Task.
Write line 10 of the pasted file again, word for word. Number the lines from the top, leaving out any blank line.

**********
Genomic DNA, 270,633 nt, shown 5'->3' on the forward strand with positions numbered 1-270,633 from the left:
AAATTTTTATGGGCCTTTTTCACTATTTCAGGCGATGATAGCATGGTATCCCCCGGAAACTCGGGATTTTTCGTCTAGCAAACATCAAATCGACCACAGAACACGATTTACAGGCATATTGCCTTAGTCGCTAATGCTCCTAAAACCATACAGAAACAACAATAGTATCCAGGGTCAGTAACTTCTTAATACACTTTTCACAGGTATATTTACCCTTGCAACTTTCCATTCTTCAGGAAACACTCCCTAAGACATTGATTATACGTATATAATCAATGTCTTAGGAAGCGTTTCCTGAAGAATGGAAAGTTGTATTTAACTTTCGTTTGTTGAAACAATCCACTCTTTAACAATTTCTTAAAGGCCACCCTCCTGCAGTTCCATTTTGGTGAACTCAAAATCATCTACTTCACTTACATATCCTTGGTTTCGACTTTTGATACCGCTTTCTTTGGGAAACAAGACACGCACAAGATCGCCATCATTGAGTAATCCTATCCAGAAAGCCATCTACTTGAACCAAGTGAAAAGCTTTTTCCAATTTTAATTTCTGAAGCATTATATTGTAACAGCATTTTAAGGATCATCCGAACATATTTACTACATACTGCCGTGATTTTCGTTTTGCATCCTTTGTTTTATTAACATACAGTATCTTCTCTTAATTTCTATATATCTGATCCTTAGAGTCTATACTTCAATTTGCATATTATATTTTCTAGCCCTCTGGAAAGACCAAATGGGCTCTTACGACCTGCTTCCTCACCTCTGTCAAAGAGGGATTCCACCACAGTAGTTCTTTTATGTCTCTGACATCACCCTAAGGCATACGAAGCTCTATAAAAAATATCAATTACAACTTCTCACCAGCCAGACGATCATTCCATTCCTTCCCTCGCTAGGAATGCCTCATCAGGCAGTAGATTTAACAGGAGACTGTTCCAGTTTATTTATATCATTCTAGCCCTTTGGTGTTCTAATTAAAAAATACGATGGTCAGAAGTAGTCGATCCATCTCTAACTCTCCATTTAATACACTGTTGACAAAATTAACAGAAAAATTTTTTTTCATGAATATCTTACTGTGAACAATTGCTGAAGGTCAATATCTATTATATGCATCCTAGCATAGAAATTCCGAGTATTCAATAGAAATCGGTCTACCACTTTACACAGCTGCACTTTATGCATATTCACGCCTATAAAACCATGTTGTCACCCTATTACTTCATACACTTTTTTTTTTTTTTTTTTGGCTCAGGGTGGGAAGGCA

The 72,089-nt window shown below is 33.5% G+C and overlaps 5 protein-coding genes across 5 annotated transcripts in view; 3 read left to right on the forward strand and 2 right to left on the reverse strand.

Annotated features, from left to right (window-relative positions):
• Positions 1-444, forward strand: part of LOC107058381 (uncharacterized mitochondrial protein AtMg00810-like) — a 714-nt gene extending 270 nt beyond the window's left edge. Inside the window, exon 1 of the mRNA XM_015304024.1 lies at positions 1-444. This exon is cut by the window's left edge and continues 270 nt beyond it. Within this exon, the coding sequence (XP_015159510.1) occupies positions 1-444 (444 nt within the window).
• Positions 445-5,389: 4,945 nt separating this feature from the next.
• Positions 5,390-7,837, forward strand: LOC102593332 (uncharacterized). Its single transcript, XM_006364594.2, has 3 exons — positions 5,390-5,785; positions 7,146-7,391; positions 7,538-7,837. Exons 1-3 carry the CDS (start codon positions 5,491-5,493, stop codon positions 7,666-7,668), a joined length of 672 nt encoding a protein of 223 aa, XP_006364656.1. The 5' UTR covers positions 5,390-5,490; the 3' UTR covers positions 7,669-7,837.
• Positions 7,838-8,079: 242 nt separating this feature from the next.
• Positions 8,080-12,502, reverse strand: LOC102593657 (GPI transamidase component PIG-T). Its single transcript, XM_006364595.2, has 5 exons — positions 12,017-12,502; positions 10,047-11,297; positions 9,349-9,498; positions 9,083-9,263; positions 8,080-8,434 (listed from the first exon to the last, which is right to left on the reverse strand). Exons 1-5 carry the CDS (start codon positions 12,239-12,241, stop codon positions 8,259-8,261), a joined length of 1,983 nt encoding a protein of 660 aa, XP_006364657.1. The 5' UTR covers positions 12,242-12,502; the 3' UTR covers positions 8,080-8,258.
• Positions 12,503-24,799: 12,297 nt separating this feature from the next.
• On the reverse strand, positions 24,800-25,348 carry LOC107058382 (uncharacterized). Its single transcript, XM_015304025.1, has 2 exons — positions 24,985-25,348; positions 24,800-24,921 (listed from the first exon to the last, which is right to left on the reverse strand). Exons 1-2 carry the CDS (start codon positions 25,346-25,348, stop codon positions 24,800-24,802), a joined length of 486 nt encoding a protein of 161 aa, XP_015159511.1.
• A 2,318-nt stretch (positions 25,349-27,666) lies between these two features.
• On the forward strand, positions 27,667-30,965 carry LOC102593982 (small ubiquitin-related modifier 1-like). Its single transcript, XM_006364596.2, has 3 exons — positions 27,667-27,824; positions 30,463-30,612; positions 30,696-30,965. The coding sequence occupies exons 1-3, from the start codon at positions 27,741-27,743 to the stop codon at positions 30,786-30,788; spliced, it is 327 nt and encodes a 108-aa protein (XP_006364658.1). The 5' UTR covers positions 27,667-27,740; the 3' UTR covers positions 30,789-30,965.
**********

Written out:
• Positions 12,503-24,799: 12,297 nt separating this feature from the next.